Over the past 20 years, innovation in the e-learning industry has been staggering. Rapidly innovating technology has eliminated the majority of frustrations associated with legacy learning management systems (LMSs) by focusing on the evolving needs of the consumer. That consumer is also evolving – both HR/L&D professionals and the modern workforce. What an exciting time to be in this industry!

Hats off to those early adopters of e-learning. They understood that the use of technology for training could be cost-effective, offer flexibility and appeal to their learners. What they found in actuality was that the systems couldn’t handle audio/video content, and the user interface was quickly outdated. Systems struggled to integrate with others, the platforms weren’t mobile, and tracking and reporting weren’t what they needed. Early adopters morphed into fair-weathered fans and began to doubt their investment. The word spread, and e-learning was no longer the solution “de jour.” It became widely accepted that older LMS platforms were succeeding at managing compliance but nothing else.

Today’s learning platforms creatively look for ways to brand themselves as anything but an LMS to distance themselves from the negative connotation of the term. In reality, these platforms are precisely the learning management systems that those early adopters first dreamed of. They offer microlearning, just-in-time learning, powerful analytics, advanced built-in content creation and the ability to convert old content into engaging courses for the modern learner.

Today’s cloud-based learning platforms provide a way for L&D professionals to quickly create learning for a variety of learning preferences. Courses go beyond delivering knowledge and allow learners to apply what they’ve learned and then to prove mastery. Organizations can create simulations to reduce expensive or dangerous errors and empower confidence in team members. Gamification can increase engagement and healthy, productive competition (and provide valuable recognition and rewards). Collaborative learning also has a positive impact on user satisfaction; interactions among learners, trainers and peers are essential.

Most importantly, personalization and personalized learning are now possible. This individualized learning, designed to meet individual needs and interests, is highly valued by modern learners. It’s all about choice – where, what, when and even how. Even better, it can provide a path to career advancement, which is motivating for employees and leads to cost-saving retention for organizations.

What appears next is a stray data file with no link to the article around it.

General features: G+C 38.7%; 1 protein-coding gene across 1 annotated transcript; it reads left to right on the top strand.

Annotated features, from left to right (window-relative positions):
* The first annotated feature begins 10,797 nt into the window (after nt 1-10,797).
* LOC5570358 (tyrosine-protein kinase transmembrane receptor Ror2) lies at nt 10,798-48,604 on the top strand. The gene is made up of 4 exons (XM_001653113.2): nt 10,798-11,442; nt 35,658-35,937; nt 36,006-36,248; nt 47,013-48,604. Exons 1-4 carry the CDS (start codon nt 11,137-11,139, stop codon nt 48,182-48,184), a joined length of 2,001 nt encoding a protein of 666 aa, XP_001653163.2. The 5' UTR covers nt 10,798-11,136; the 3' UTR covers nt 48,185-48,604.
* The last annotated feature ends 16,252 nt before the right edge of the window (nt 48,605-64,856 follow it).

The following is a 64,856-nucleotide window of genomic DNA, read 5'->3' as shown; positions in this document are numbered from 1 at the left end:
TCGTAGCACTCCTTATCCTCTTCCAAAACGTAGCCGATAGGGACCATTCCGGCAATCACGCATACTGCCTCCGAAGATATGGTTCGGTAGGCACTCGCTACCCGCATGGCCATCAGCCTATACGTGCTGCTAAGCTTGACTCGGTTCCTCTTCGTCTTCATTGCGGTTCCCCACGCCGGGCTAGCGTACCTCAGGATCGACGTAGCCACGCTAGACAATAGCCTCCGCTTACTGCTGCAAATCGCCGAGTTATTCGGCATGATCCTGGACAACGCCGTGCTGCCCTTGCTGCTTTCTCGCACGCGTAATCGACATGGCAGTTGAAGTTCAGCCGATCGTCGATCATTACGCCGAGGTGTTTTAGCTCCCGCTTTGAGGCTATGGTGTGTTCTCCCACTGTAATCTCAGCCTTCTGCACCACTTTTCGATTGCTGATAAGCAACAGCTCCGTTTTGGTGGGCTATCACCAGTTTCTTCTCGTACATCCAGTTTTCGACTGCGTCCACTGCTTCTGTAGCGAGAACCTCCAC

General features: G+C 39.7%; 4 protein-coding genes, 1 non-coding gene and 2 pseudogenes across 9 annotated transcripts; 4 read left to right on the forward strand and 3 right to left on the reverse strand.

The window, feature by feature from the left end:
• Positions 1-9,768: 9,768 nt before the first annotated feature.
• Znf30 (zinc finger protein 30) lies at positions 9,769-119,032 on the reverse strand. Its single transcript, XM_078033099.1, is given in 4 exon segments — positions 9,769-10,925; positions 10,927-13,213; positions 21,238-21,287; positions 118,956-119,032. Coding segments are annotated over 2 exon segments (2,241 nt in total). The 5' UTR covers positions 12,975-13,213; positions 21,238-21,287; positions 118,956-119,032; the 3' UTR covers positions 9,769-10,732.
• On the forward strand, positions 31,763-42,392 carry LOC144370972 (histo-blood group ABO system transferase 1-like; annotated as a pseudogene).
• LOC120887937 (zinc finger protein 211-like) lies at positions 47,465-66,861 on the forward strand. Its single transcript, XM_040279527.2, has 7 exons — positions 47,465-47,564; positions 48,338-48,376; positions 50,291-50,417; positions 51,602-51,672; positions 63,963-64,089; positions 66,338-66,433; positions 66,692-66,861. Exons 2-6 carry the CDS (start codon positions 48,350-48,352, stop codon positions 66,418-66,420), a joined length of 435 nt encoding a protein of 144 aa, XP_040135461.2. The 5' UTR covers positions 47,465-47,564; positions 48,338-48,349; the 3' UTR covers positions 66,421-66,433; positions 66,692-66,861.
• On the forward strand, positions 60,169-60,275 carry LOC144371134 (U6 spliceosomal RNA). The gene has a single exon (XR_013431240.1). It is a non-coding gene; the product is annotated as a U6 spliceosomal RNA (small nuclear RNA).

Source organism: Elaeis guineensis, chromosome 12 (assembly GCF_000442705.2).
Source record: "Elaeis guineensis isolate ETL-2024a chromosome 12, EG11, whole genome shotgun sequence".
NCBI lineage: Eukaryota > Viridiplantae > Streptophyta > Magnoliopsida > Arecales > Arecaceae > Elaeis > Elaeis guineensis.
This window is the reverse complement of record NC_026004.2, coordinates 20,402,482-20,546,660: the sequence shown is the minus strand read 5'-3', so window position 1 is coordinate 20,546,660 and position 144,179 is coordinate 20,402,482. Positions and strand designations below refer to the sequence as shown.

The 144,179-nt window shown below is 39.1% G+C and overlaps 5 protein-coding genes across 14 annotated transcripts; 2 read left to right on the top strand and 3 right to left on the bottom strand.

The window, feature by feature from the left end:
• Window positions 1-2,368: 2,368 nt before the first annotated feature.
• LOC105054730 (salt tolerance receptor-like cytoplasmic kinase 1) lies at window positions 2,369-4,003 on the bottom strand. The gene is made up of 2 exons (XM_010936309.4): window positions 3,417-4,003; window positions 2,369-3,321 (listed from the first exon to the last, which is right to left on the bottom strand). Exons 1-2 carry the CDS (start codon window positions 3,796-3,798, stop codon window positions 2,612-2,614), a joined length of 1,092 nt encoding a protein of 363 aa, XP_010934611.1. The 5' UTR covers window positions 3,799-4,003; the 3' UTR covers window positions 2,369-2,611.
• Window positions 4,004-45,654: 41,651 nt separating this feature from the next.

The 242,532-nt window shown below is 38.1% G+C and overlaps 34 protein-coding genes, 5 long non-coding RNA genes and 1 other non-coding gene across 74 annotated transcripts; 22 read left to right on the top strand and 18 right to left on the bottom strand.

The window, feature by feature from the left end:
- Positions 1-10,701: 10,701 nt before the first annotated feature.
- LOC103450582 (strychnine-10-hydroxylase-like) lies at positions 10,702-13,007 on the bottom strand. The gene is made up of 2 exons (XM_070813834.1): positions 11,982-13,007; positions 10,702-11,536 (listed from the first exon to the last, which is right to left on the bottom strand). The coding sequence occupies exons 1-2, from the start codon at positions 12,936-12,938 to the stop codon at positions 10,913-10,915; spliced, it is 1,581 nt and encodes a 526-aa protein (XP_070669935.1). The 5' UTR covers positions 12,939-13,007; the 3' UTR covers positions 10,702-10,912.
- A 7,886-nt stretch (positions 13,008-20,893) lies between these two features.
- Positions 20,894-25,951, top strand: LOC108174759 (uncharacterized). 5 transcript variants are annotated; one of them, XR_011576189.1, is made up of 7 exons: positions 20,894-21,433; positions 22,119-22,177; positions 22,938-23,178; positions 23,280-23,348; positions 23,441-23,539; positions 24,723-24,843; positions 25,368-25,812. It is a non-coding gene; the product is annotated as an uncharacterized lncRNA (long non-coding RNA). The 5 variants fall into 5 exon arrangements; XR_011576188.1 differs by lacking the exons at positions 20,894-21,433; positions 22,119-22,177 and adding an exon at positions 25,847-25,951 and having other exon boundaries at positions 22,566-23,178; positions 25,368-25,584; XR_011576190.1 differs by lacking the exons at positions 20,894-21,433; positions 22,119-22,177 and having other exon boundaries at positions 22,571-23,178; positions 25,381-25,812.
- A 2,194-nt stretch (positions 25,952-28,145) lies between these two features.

What was once impossible is not only possible but now successfully in use, with the most significant opportunities in specialty industries. Companies are now training pilots without risk to their lives or expensive machines. NFL players can practice plays before hitting the field. Chemists can combine elements in a safe environment. Competitors in the show horse industry can practice “in the arena” in front of judges. First-time employees can confidently master the point of sale system before facing a customer. Medical professionals hone their skills online instead of “on mom.” Students challenged with visual learning will discover alternatives, and thousands can pursue degrees or certifications they never thought possible. Why not prove competence on a new machine before buying it, or role-play an important sales call and problem-solve the potential results?

Now is an exciting time to work in e-learning. Authoring is built-in, reporting is sophisticated and highly valued, assessments are varied and provide immediate feedback, mobile apps are included, and so are gamified elements and some form of virtual experience. The time is right for users, too! Dissatisfaction with early LMSs was based, in part, on feedback from users. The workforce of 20 years ago had a higher percentage of people who were uncomfortable with online learning and computers in general. The modern workforce (digital natives) are not only comfortable, but they also have high expectations regarding user experience. They will set the bar that current LMS and LMS hybrids will innovate to reach.

In this continually changing e-learning environment, the responsibility for delivering an organization’s most valuable asset – its combined knowledge – is great. Through technology, however, the opportunities are limitless.

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